Reactive oxygen species regulate activity-dependent neuronal plasticity in Drosophila

  1. Matthew C W Oswald  Is a corresponding author
  2. Paul S Brooks
  3. Maarten F Zwart
  4. Amrita Mukherjee
  5. Ryan J H West
  6. Carlo N G Giachello
  7. Khomgrit Morarach
  8. Richard A Baines
  9. Sean T Sweeney
  10. Matthias Landgraf  Is a corresponding author
  1. University of Cambridge, United Kingdom
  2. Janelia Research Campus, Howard Hughes Medical Institute, United States
  3. University of Manchester, United Kingdom
  4. University of York, United Kingdom

Abstract

Reactive oxygen species (ROS) have been extensively studied as damaging agents associated with ageing and neurodegenerative conditions. Their role in the nervous system under non-pathological conditions has remained poorly understood. Working with the Drosophila larval locomotor network, we show that in neurons ROS act as obligate signals required for neuronal activity-dependent structural plasticity, of both pre- and postsynaptic terminals. ROS signaling is also necessary for maintaining evoked synaptic transmission at the neuromuscular junction, and for activity-regulated homeostatic adjustment of motor network output, as measured by larval crawling behavior. We identified the highly conserved Parkinson's disease-linked protein DJ-1ß as a redox sensor in neurons where it regulates structural plasticity, in part via modulation of the PTEN-PI3Kinase pathway. This study provides a new conceptual framework of neuronal ROS as second messengers required for neuronal plasticity and for network tuning, whose dysregulation in the ageing brain and under neurodegenerative conditions may contribute to synaptic dysfunction.

Data availability

All data generated or analysed during this study are included in the manuscript and supporting files.

Article and author information

Author details

  1. Matthew C W Oswald

    Department of Zoology, University of Cambridge, Cambridge, United Kingdom
    For correspondence
    mo364@cam.ac.uk
    Competing interests
    The authors declare that no competing interests exist.
    ORCID icon "This ORCID iD identifies the author of this article:" 0000-0001-8586-9351
  2. Paul S Brooks

    Department of Zoology, University of Cambridge, Cambridge, United Kingdom
    Competing interests
    The authors declare that no competing interests exist.
  3. Maarten F Zwart

    Janelia Research Campus, Howard Hughes Medical Institute, Ashburn, United States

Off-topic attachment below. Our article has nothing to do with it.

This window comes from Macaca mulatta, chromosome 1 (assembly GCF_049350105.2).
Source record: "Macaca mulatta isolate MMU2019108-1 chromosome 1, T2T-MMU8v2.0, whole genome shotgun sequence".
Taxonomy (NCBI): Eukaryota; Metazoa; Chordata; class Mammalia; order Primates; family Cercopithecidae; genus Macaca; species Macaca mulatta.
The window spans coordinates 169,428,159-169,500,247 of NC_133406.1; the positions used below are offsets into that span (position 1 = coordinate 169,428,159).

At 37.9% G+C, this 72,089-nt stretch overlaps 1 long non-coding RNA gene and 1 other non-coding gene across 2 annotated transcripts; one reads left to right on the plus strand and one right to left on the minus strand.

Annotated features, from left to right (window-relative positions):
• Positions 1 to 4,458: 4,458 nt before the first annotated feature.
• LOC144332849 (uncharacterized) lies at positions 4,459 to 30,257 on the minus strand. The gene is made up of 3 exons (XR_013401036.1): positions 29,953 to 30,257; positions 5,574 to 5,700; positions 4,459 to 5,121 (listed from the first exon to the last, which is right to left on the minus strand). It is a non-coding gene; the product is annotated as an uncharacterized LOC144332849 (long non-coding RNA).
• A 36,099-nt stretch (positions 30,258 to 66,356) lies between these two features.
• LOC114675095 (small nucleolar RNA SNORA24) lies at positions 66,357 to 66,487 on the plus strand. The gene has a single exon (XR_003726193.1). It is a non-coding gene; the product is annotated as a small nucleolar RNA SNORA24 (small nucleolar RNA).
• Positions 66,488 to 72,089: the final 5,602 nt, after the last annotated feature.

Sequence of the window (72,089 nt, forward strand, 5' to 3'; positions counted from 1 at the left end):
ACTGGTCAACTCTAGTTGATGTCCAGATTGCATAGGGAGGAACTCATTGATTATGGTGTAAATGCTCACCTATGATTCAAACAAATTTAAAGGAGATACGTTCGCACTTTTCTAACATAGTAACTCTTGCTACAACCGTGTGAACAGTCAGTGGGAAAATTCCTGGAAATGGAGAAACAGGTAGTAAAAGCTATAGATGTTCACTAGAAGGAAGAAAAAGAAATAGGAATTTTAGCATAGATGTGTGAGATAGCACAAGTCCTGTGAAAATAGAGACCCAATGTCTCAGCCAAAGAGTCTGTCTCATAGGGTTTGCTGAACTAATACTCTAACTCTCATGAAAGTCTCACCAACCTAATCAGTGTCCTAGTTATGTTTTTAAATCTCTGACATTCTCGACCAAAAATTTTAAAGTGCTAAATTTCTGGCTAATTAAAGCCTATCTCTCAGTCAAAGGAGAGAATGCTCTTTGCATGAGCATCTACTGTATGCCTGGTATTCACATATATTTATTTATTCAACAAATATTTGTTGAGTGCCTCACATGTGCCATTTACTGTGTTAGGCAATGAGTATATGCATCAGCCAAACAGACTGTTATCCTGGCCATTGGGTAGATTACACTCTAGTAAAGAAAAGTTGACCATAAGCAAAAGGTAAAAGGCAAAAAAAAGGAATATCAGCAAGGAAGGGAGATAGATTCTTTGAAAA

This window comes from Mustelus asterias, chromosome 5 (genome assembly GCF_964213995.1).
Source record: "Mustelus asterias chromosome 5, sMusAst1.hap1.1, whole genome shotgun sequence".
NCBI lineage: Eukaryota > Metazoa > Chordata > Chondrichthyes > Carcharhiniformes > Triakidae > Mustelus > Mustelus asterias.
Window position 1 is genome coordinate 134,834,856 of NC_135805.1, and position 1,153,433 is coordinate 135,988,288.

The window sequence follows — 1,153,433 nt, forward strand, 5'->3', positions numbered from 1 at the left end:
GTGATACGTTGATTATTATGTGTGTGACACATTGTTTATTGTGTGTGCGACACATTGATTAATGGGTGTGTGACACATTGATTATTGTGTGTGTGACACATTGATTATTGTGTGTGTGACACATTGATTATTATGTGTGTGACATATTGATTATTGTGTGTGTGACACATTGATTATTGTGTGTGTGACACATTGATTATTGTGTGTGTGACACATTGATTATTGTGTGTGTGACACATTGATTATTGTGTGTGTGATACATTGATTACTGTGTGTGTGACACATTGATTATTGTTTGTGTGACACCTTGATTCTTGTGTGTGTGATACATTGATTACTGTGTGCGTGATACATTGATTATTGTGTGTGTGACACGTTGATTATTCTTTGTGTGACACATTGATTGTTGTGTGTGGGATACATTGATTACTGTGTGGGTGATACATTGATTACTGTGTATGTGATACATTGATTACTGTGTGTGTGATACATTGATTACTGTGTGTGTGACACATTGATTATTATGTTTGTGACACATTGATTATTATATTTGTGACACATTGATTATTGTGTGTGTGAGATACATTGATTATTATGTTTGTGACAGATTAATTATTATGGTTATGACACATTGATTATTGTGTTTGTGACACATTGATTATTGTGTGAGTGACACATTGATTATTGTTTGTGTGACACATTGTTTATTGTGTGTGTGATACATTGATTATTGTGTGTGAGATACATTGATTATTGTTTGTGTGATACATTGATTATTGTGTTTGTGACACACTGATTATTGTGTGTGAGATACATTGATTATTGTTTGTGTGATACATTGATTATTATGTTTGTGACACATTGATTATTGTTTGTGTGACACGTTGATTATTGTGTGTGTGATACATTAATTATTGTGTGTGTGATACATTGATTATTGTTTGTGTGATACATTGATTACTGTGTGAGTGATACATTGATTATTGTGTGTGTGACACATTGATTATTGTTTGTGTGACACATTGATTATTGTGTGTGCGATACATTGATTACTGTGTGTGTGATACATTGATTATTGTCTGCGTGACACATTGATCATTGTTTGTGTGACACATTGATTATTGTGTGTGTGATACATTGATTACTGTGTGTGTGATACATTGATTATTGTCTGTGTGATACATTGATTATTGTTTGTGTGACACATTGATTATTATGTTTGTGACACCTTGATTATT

Competing interests
    The authors declare that no competing interests exist.
  4. Amrita Mukherjee

    Department of Zoology, University of Cambridge, Cambridge, United Kingdom
    Competing interests
    The authors declare that no competing interests exist.
  5. Ryan J H West

    Faculty of Biology, Medicine and Health, University of Manchester, Manchester, United Kingdom
    Competing interests
    The authors declare that no competing interests exist.
    ORCID icon "This ORCID iD identifies the author of this article:" 0000-0001-9873-2258
  6. Carlo N G Giachello

    Faculty of Biology, Medicine and Health, University of Manchester, Manchester, United Kingdom
    Competing interests
    The authors declare that no competing interests exist.
  7. Khomgrit Morarach

    Department of Zoology, University of Cambridge, Cambridge, United Kingdom
    Competing interests
    The authors declare that no competing interests exist.
  8. Richard A Baines

    Faculty of Biology, Medicine and Health, University of Manchester, Manchester, United Kingdom
    Competing interests
    The authors declare that no competing interests exist.
    ORCID icon "This ORCID iD identifies the author of this article:" 0000-0001-8571-4376
  9. Sean T Sweeney

    Department of Biology, University of York, York, United Kingdom
    Competing interests
    The authors declare that no competing interests exist.
  10. Matthias Landgraf

    Department of Zoology, University of Cambridge, Cambridge, United Kingdom
    For correspondence
    ml10006@cam.ac.uk
    Competing interests
    The authors declare that no competing interests exist.
    ORCID icon "This ORCID iD identifies the author of this article:" 0000-0001-5142-1997

Funding

Biotechnology and Biological Sciences Research Council (BB/I01179X/1)

  • Matthias Landgraf

Biotechnology and Biological Sciences Research Council (BB/M002934/1)

  • Matthias Landgraf

Biotechnology and Biological Sciences Research Council (BB/I012273/1)

  • Sean T Sweeney

Biotechnology and Biological Sciences Research Council (BB/M002322/1)

  • Sean T Sweeney

Biotechnology and Biological Sciences Research Council (BB/N/014561/1)

  • Richard A Baines

The funders had no role in study design, data collection and interpretation, or the decision to submit the work for publication.

Reviewing Editor

  1. Graeme W Davis, University of California, San Francisco, United States

Version history

  1. Received: June 20, 2018
  2. Accepted: December 12, 2018
  3. Accepted Manuscript published: December 12, 2018 (version 1)
  4. Accepted Manuscript updated: December 17, 2018 (version 2)
  5. Version of Record published: December 27, 2018 (version 3)

Copyright

© 2018, Oswald et al.

This article is distributed under the terms of the Creative Commons Attribution License permitting unrestricted use and redistribution provided that the original author and source are credited.

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  1. Matthew C W Oswald
  2. Paul S Brooks
  3. Maarten F Zwart
  4. Amrita Mukherjee
  5. Ryan J H West
  6. Carlo N G Giachello
  7. Khomgrit Morarach
  8. Richard A Baines
  9. Sean T Sweeney
  10. Matthias Landgraf
(2018)
Reactive oxygen species regulate activity-dependent neuronal plasticity in Drosophila
eLife 7:e39393.
https://doi.org/10.7554/eLife.39393

Share this article

https://doi.org/10.7554/eLife.39393

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